Elizabeth Demaray, an associate professor of fine arts, is cultivating lichen on the sides of New York City skyscrapers to counteract the lack of native vegetation found in the city. Her "Lichen for Skyscrapers Project" was featured as part of New York's Art in Odd Places Festival from Oct. 1-10 and is currently on view as a site-specific installation on 14th Street between Union Square Park and the Hudson River.
"Metropolitan centers figure into local temperatures in an interesting way," Demaray says. "They are sometimes referred to as 'urban heat islands' because they create heat and they trap heat. A large part of this process is due to the materials that we build with and the actual architecture of the buildings that we create."
Demaray says one of the ways to reduce heat in these cities is to cultivate lichen, which forms a protective barrier, insulating its supporting building from harmful elements. It can lower cumulative temperatures by absorbing sunlight and reflecting heat due to its light color palate while making oxygen and creating green space on the sides of buildings. READ MORE >>
This year’s Solar Decathlon student design competition showed off new technologies and unique innovations in many areas, including alternative energy, passive heating and cooling, and water conservation and reclamation.
Sponsored by the Department of Energy, the biennial Decathlon is a program that challenges collegiate teams to design, build, and operate solar-powered houses that are cost-effective, energy-efficient, and attractive.
From Sept. 23 to Oct. 2, 19 teams and their solar-powered houses competed in 10 categories (each worth 100 points) that included engineering, hot-water generation, affordability (a new category this year), market appeal, energy balance, and architecture.
This year’s winner, the University of Maryland’s WaterShed house, was inspired by the Chesapeake Bay ecosystem. The nearly 900-square-foot home is made of two rectangular sheds that form a split butterfly roofline which maximizes solar-energy generation and collects rainwater along a central axis. The two sheds are connected by a third, smaller module that houses the bathroom. Rainwater collected from the roof via the central axis mixes with the house’s greywater from the shower, clothes washer, and dishwasher, in constructed wetlands located under the bathroom and along the decks. READ MORE >>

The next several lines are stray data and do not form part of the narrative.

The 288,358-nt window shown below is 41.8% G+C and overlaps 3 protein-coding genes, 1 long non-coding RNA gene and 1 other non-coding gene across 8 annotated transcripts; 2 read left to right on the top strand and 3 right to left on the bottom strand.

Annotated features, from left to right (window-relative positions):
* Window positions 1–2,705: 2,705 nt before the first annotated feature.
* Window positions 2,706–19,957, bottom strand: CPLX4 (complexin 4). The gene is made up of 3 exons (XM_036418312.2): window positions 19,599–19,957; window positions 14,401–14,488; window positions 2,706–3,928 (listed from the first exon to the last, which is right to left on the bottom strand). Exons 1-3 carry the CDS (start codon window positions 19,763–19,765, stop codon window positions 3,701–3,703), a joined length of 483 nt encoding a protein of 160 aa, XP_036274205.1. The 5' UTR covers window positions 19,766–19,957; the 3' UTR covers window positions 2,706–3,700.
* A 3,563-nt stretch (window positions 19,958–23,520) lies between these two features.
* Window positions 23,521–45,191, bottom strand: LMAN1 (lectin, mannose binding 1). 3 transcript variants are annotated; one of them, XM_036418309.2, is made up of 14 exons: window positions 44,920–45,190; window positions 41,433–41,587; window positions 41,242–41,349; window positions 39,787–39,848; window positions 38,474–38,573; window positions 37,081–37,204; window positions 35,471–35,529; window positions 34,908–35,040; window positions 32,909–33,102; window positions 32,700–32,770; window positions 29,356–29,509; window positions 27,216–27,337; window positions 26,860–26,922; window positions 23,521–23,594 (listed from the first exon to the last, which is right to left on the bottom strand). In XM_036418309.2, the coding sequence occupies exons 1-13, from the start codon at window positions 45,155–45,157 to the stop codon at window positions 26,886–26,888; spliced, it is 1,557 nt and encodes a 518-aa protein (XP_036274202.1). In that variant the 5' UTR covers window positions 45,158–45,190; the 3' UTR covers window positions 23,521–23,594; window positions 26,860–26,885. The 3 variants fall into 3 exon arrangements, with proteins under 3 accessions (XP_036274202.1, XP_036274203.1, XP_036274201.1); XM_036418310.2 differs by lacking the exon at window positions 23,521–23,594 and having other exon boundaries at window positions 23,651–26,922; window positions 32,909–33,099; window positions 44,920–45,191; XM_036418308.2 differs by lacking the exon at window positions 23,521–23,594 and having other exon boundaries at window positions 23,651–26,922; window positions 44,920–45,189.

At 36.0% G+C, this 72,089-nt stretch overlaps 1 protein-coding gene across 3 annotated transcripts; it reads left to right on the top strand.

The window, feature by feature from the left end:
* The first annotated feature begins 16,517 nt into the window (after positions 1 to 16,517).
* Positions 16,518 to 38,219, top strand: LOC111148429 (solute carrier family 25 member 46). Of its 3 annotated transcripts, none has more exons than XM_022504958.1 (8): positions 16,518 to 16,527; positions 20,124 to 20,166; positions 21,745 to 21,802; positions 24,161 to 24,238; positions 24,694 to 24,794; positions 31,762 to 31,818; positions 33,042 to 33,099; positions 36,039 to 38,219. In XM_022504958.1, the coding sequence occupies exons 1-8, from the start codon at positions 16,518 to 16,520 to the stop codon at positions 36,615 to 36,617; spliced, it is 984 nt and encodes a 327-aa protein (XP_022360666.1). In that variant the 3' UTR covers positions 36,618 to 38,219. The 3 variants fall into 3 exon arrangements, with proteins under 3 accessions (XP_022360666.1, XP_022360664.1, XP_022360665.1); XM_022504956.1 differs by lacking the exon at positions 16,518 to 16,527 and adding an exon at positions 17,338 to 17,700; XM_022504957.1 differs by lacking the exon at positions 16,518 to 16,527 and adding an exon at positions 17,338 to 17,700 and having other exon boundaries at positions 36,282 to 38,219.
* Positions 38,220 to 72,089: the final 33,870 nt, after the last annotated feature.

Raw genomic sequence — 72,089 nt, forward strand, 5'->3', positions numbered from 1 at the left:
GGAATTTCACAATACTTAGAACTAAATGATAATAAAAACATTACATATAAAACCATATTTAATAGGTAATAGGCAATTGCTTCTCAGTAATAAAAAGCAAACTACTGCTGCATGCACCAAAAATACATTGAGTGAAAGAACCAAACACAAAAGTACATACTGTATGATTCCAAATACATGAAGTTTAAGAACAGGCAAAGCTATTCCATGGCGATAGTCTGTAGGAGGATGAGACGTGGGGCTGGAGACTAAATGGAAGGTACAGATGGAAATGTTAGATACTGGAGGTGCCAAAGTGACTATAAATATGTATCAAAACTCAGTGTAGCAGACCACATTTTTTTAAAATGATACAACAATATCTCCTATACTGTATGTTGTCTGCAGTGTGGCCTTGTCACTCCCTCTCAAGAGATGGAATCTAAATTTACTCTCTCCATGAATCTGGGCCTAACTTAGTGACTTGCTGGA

The Low Cost, Low Energy House project by sustainable.TO won the latest DesignByMany challenge: “Passive House for New Orleans.” The challenge asked professionals and students in the architectural, engineering and construction community to submit a proposal for a passive house in New Orleans that addresses the need for affordable, sustainable home design in neighborhoods that are still recovering from Hurricane Katrina.
“The Low Cost, Low Energy House, is an incredibly thoughtful and viable response to the goals of this challenge,” said David Fano, partner, CASE. “With the knowledge of participants from across the globe coming together to tackle this challenge through great submissions like Low Cost, Low Energy House, the hope is that design professionals will walk away with new ideas that can help move the industry forward and inform future building projects in a positive way.”
Low Cost, Low Energy House sensitively combines the rigors of the passive house standard with a contemporary reimagining of the shotgun typology. Using an elegant linear organization, both passive and active environmental systems are deeply integrated with program, circulation and the building enclosure. The simple building shape lends itself to the demands of airtight, thermal-bridge free construction through the opportunity for more cost-effective, higher-quality prefabrication. READ MORE >>